8. #33
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    Ibis Mojo with 160mm fork and 30% rear sag gets very near a 67 degree head angle. Easily built to 30 lbs with coil suspension or under 28 with Talas and air shock with 2.4 or 2.5 tires. Well proven durability, performance, and top customer service.

  9. #34
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    Quote Originally Posted by flyag1
    It's going to be difficult to find a beefier light weight do it all bike then the Specialized SL Enduro.

    ... like any single pivot
    Ummm, the Enduro is not a single pivot. It's a four Bar with a Horst Link.

  10. #35
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    Quote Originally Posted by derby
    Ibis Mojo with 160mm fork and 30% rear sag gets very near a 67 degree head angle. Easily built to 30 lbs with coil suspension or under 28 with Talas and air shock with 2.4 or 2.5 tires. Well proven durability, performance, and top customer service.

    Derby - Why on earth would you quote a sagged HA?
    It has a 69* HA. I don't know of any mfgs that go so far as to do try and pinpoint a sagged HA, mainly because the amount of sag fore/aft is completely contingent upon many variables.

    For an individual shopping, the mfg's un-sagged measurements create a great base for comparison.

  11. #36
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    Quote Originally Posted by jmhills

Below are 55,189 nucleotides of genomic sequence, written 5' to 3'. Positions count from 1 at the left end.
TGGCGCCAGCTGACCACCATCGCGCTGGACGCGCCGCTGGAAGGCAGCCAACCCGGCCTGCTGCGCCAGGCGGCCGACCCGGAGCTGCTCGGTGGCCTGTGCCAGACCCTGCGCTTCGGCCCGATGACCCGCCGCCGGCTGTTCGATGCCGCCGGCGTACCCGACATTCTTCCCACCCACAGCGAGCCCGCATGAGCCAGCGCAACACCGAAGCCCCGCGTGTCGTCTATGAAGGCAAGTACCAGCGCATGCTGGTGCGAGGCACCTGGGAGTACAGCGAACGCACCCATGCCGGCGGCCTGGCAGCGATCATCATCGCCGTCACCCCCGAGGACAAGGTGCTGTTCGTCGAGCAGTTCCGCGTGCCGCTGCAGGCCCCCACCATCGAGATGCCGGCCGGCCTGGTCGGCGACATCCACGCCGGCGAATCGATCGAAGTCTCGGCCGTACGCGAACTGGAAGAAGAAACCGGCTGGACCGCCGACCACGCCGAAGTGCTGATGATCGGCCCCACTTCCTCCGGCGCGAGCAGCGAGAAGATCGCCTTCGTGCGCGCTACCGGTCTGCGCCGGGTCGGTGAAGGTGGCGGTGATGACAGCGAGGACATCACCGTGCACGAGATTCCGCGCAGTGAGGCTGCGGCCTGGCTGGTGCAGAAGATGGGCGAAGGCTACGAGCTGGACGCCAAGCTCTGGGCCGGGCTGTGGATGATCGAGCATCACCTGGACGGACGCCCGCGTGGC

why? with as many quick drop seatposts as there are out there, i dont think this is as important as it used to be.
    Without a telescoping seatpost (which are a major PITA) it's unlikely you'd be able to get a lot of adjustment with an interrupted seat tube design. I know dft, like me, wants at least 7" of adjustment. If you figure maybe around 4" minimum insertion plus the 7" of adjustment, you'd end up with needing 11" of unobstructed depth. That's more depth than you'll find available in the majority of interrupted designs.

  12. #37
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    coilair at 65.7 i believe

    i have a 2007 coilair (actually for sale) that i believe is at 65.7 degrees, so definitely slack.

    i am now on a yeti 575 that is slightly steeper w/ a lyrik coil. actually, i rode my 2004 haro werx xls the other day and it scared the sch!t out of me....way to stretched out and steep. it is fast as hell but not the kind of bike i like to ride these days.

  13. #38
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    +1 for Banshee Rune. 150mm of rear travel with stable platform, may be not so plush on small bumps, but pedals really effectively, no adjustable fork needed and slack 67 degree head angle included. Also, you can put fork with more travel (up to 7 inch) and fill up angle more.
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  14. #39
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    Quote Originally Posted by Thermo2